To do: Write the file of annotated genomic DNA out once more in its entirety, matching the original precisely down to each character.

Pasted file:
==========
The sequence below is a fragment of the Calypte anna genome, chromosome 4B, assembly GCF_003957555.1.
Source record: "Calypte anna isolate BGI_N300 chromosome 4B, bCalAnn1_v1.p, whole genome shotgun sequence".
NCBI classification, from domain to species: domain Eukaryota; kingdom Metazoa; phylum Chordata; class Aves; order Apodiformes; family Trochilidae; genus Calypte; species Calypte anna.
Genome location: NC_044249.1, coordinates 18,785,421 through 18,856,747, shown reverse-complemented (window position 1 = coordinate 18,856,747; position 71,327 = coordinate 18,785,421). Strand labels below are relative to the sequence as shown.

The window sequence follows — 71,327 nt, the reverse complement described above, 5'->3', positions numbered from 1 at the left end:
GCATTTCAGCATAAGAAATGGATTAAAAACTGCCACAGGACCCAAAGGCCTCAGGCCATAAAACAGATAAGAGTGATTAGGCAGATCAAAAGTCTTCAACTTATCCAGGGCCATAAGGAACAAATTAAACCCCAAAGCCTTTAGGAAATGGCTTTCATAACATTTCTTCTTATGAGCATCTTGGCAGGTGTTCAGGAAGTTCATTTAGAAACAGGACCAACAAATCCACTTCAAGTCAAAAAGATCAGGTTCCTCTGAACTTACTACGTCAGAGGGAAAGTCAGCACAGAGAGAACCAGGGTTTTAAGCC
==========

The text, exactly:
The sequence below is a fragment of the Calypte anna genome, chromosome 4B, assembly GCF_003957555.1.
Source record: "Calypte anna isolate BGI_N300 chromosome 4B, bCalAnn1_v1.p, whole genome shotgun sequence".
NCBI classification, from domain to species: domain Eukaryota; kingdom Metazoa; phylum Chordata; class Aves; order Apodiformes; family Trochilidae; genus Calypte; species Calypte anna.
Genome location: NC_044249.1, coordinates 18,785,421 through 18,856,747, shown reverse-complemented (window position 1 = coordinate 18,856,747; position 71,327 = coordinate 18,785,421). Strand labels below are relative to the sequence as shown.

The window sequence follows — 71,327 nt, the reverse complement described above, 5'->3', positions numbered from 1 at the left end:
GCATTTCAGCATAAGAAATGGATTAAAAACTGCCACAGGACCCAAAGGCCTCAGGCCATAAAACAGATAAGAGTGATTAGGCAGATCAAAAGTCTTCAACTTATCCAGGGCCATAAGGAACAAATTAAACCCCAAAGCCTTTAGGAAATGGCTTTCATAACATTTCTTCTTATGAGCATCTTGGCAGGTGTTCAGGAAGTTCATTTAGAAACAGGACCAACAAATCCACTTCAAGTCAAAAAGATCAGGTTCCTCTGAACTTACTACGTCAGAGGGAAAGTCAGCACAGAGAGAACCAGGGTTTTAAGCC